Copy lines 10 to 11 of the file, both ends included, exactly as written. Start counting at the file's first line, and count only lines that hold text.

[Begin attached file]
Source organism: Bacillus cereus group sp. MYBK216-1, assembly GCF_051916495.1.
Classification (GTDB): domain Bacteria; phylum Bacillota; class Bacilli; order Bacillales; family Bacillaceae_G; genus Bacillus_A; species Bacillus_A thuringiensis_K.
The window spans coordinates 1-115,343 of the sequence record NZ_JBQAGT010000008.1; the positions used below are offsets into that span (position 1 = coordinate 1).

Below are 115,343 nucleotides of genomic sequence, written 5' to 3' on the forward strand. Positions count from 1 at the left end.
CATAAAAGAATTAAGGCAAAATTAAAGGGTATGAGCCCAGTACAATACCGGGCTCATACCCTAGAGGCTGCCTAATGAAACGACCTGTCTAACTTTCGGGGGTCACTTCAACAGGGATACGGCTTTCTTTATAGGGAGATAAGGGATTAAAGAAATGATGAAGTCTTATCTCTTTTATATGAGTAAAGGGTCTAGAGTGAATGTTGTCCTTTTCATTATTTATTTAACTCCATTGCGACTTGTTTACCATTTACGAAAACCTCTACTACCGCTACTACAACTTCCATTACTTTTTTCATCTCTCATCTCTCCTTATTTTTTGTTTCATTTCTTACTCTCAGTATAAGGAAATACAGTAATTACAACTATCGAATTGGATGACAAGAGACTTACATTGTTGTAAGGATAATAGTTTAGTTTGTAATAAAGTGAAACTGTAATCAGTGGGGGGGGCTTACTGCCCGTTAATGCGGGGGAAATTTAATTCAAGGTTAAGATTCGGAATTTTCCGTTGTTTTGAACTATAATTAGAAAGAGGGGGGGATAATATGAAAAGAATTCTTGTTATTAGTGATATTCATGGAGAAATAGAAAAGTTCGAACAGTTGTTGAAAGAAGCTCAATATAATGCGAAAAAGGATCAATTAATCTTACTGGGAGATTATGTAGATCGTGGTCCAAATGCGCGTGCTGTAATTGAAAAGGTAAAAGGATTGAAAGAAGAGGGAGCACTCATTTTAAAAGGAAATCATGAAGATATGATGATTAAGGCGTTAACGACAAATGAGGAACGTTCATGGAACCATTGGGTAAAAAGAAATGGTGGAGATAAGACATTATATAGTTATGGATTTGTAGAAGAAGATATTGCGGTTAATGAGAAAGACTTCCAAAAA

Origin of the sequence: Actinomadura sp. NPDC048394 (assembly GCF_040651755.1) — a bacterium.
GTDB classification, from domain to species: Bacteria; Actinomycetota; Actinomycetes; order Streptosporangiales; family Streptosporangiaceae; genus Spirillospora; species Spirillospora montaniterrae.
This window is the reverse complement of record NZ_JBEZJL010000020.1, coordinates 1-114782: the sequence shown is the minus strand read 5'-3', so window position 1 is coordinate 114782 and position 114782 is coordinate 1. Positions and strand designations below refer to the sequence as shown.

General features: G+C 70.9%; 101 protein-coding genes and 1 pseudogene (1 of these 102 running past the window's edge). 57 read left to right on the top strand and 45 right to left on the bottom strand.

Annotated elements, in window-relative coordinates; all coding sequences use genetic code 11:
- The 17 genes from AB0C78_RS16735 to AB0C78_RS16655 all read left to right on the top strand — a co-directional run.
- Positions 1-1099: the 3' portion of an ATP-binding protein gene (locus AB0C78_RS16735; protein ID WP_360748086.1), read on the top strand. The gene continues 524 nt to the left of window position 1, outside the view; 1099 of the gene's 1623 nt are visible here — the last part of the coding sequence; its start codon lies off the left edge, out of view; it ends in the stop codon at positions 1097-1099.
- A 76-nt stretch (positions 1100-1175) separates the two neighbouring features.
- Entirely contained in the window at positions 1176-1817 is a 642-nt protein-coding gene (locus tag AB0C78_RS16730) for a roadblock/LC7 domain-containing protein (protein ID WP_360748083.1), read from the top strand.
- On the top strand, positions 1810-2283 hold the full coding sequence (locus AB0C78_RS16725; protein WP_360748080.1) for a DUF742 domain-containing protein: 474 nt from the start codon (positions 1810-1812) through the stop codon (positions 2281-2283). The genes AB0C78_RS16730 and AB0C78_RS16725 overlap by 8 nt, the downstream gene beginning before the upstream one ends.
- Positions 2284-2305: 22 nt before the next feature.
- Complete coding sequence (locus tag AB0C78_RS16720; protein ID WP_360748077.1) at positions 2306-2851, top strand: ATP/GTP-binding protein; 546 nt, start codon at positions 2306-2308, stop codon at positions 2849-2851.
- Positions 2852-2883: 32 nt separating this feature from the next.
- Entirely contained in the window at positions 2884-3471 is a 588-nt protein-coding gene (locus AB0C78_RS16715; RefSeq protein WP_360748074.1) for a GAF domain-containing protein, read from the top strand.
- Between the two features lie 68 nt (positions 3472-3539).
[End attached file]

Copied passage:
Annotated elements, in window-relative coordinates; all coding sequences use genetic code 11:
- The 17 genes from AB0C78_RS16735 to AB0C78_RS16655 all read left to right on the top strand — a co-directional run.